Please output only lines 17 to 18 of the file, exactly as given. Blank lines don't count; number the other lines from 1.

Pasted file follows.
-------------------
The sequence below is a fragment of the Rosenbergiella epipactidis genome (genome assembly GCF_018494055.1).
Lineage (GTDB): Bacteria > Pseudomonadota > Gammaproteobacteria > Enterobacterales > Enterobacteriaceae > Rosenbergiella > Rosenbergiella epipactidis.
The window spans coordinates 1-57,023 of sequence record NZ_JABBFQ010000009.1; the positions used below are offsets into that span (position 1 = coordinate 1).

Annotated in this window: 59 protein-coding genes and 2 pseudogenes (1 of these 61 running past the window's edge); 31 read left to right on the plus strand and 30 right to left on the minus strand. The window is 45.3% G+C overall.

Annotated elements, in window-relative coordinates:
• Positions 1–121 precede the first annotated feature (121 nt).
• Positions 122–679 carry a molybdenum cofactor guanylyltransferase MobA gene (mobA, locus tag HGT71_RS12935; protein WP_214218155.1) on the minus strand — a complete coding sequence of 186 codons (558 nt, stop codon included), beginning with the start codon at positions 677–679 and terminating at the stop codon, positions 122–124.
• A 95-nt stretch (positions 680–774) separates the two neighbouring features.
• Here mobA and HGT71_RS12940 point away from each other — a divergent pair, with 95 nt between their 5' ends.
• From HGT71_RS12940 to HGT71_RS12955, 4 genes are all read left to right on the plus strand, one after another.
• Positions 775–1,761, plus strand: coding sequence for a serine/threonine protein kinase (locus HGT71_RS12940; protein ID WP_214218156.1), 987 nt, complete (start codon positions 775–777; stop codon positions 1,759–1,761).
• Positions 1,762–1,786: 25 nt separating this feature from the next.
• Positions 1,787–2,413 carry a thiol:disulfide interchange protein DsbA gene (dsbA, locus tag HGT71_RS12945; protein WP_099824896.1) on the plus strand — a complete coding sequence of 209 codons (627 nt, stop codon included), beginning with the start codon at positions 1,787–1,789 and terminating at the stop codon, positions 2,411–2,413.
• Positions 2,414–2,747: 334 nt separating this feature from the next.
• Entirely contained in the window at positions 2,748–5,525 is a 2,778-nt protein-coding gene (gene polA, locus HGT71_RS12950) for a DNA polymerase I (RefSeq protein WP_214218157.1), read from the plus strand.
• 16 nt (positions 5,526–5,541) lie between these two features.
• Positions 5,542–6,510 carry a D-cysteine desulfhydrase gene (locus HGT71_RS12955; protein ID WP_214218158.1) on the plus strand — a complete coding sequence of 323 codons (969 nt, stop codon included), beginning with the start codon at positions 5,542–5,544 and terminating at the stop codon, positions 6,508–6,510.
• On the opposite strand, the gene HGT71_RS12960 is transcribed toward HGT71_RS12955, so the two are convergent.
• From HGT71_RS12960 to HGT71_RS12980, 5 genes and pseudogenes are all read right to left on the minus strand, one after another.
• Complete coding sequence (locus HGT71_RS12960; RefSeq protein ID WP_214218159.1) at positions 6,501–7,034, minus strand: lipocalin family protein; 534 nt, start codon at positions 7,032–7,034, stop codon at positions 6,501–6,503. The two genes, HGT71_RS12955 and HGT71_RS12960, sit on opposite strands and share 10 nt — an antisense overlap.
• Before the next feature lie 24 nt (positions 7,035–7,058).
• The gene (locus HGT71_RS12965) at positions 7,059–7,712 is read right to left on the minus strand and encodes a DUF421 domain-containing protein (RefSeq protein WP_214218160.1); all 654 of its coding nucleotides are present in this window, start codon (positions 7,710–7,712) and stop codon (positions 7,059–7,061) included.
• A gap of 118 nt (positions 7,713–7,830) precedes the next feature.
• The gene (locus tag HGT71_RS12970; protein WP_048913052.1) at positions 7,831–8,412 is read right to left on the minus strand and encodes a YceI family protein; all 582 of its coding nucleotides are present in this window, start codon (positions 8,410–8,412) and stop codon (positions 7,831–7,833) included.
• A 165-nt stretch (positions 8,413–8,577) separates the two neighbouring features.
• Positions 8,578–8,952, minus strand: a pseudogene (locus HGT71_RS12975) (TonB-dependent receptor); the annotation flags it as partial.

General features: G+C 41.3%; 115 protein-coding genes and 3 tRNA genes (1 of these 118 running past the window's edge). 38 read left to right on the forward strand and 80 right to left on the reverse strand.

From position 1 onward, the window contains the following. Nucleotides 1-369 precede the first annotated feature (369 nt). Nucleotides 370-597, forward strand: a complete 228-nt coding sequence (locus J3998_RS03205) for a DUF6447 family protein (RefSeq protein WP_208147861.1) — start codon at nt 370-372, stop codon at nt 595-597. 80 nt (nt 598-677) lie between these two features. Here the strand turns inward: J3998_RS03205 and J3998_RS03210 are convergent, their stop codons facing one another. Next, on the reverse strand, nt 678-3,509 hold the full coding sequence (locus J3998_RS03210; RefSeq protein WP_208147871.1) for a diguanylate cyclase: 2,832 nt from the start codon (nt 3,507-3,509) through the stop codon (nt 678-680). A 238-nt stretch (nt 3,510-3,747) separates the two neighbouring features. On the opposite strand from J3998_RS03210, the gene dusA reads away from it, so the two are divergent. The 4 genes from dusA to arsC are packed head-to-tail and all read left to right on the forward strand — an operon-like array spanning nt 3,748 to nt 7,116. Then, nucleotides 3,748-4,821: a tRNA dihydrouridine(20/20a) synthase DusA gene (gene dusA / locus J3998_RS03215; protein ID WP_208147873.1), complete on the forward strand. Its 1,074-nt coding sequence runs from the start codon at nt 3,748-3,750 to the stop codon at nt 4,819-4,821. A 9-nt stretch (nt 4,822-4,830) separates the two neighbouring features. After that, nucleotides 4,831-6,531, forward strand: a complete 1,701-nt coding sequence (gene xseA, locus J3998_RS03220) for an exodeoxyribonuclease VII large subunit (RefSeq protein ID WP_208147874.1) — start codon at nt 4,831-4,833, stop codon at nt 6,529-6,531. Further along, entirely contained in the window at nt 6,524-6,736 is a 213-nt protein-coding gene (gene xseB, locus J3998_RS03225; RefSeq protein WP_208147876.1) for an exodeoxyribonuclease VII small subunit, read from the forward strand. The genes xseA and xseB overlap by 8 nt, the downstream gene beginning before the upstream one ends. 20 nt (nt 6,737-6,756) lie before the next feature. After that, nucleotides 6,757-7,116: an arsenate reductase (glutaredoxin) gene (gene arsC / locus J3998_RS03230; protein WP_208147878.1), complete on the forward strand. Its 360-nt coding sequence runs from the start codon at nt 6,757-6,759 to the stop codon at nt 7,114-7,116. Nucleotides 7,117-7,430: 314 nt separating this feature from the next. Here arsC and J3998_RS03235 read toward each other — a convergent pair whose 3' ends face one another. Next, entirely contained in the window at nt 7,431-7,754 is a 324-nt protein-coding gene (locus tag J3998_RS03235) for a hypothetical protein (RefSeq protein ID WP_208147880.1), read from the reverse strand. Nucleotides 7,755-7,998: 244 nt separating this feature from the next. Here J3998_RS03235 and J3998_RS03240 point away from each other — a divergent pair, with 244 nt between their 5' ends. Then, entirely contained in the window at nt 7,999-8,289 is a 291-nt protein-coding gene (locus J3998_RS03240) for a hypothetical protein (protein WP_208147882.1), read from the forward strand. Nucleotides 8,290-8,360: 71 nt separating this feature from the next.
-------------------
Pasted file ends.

• Positions 5,542–6,510 carry a D-cysteine desulfhydrase gene (locus HGT71_RS12955; protein ID WP_214218158.1) on the plus strand — a complete coding sequence of 323 codons (969 nt, stop codon included), beginning with the start codon at positions 5,542–5,544 and terminating at the stop codon, positions 6,508–6,510.
• On the opposite strand, the gene HGT71_RS12960 is transcribed toward HGT71_RS12955, so the two are convergent.